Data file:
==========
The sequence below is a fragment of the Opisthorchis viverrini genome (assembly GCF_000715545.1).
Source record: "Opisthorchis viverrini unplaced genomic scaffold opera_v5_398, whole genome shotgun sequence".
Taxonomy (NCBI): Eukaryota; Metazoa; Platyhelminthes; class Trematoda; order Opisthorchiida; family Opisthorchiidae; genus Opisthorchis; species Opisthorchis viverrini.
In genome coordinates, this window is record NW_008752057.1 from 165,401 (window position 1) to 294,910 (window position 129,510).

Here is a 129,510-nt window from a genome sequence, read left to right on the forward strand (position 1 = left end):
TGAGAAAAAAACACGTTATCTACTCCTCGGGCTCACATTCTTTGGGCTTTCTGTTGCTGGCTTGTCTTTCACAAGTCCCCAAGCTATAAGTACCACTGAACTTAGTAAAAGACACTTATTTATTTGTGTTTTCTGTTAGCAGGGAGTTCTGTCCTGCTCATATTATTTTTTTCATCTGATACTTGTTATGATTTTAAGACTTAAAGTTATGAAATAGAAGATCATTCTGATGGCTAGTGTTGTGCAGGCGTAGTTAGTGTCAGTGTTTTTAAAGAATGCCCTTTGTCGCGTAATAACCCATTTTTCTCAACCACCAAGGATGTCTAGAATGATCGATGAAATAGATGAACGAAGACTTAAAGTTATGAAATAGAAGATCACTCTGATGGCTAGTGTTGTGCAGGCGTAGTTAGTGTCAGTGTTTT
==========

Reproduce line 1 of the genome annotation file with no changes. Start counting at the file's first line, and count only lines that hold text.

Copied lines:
The sequence below is a fragment of the Opisthorchis viverrini genome (assembly GCF_000715545.1).